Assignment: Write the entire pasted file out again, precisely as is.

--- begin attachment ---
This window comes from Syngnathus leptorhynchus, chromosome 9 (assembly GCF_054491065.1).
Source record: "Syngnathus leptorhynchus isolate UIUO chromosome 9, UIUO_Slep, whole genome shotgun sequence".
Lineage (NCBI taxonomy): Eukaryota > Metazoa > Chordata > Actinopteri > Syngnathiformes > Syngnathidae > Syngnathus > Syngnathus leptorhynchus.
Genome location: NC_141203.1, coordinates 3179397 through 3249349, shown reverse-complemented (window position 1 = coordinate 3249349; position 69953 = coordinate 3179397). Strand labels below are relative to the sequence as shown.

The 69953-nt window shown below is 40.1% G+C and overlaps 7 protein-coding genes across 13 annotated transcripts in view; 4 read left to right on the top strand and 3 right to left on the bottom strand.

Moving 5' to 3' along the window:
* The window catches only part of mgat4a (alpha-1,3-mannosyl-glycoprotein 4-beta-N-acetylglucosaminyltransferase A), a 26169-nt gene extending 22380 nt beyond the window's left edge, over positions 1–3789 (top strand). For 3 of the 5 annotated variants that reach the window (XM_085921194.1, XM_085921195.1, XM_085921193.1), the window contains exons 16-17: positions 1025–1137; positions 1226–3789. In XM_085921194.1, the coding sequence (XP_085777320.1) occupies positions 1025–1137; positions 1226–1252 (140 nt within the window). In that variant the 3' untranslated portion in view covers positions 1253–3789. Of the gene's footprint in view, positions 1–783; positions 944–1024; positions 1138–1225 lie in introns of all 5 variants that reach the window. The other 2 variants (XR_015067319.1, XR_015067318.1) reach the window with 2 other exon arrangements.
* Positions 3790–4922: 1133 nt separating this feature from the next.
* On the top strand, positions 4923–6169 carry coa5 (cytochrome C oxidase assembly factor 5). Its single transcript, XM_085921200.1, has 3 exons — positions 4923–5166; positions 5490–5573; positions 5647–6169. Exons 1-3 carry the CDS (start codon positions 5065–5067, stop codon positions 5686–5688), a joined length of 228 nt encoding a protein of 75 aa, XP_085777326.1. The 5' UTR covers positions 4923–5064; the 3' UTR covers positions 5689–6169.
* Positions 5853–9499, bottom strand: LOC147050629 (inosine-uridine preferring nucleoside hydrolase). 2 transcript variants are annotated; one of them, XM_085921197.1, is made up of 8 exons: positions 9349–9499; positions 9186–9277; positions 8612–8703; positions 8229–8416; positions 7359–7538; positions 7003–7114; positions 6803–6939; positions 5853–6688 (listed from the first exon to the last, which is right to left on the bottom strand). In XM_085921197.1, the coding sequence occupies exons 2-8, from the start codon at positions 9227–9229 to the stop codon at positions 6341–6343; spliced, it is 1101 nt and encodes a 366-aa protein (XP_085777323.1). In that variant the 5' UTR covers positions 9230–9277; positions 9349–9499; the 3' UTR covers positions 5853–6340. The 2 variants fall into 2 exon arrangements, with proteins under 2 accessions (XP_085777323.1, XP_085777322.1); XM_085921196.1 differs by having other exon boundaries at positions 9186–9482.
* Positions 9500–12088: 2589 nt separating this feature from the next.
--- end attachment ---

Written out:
This window comes from Syngnathus leptorhynchus, chromosome 9 (assembly GCF_054491065.1).
Source record: "Syngnathus leptorhynchus isolate UIUO chromosome 9, UIUO_Slep, whole genome shotgun sequence".
Lineage (NCBI taxonomy): Eukaryota > Metazoa > Chordata > Actinopteri > Syngnathiformes > Syngnathidae > Syngnathus > Syngnathus leptorhynchus.
Genome location: NC_141203.1, coordinates 3179397 through 3249349, shown reverse-complemented (window position 1 = coordinate 3249349; position 69953 = coordinate 3179397). Strand labels below are relative to the sequence as shown.

The 69953-nt window shown below is 40.1% G+C and overlaps 7 protein-coding genes across 13 annotated transcripts in view; 4 read left to right on the top strand and 3 right to left on the bottom strand.

Moving 5' to 3' along the window:
* The window catches only part of mgat4a (alpha-1,3-mannosyl-glycoprotein 4-beta-N-acetylglucosaminyltransferase A), a 26169-nt gene extending 22380 nt beyond the window's left edge, over positions 1–3789 (top strand). For 3 of the 5 annotated variants that reach the window (XM_085921194.1, XM_085921195.1, XM_085921193.1), the window contains exons 16-17: positions 1025–1137; positions 1226–3789. In XM_085921194.1, the coding sequence (XP_085777320.1) occupies positions 1025–1137; positions 1226–1252 (140 nt within the window). In that variant the 3' untranslated portion in view covers positions 1253–3789. Of the gene's footprint in view, positions 1–783; positions 944–1024; positions 1138–1225 lie in introns of all 5 variants that reach the window. The other 2 variants (XR_015067319.1, XR_015067318.1) reach the window with 2 other exon arrangements.
* Positions 3790–4922: 1133 nt separating this feature from the next.
* On the top strand, positions 4923–6169 carry coa5 (cytochrome C oxidase assembly factor 5). Its single transcript, XM_085921200.1, has 3 exons — positions 4923–5166; positions 5490–5573; positions 5647–6169. Exons 1-3 carry the CDS (start codon positions 5065–5067, stop codon positions 5686–5688), a joined length of 228 nt encoding a protein of 75 aa, XP_085777326.1. The 5' UTR covers positions 4923–5064; the 3' UTR covers positions 5689–6169.
* Positions 5853–9499, bottom strand: LOC147050629 (inosine-uridine preferring nucleoside hydrolase). 2 transcript variants are annotated; one of them, XM_085921197.1, is made up of 8 exons: positions 9349–9499; positions 9186–9277; positions 8612–8703; positions 8229–8416; positions 7359–7538; positions 7003–7114; positions 6803–6939; positions 5853–6688 (listed from the first exon to the last, which is right to left on the bottom strand). In XM_085921197.1, the coding sequence occupies exons 2-8, from the start codon at positions 9227–9229 to the stop codon at positions 6341–6343; spliced, it is 1101 nt and encodes a 366-aa protein (XP_085777323.1). In that variant the 5' UTR covers positions 9230–9277; positions 9349–9499; the 3' UTR covers positions 5853–6340. The 2 variants fall into 2 exon arrangements, with proteins under 2 accessions (XP_085777323.1, XP_085777322.1); XM_085921196.1 differs by having other exon boundaries at positions 9186–9482.
* Positions 9500–12088: 2589 nt separating this feature from the next.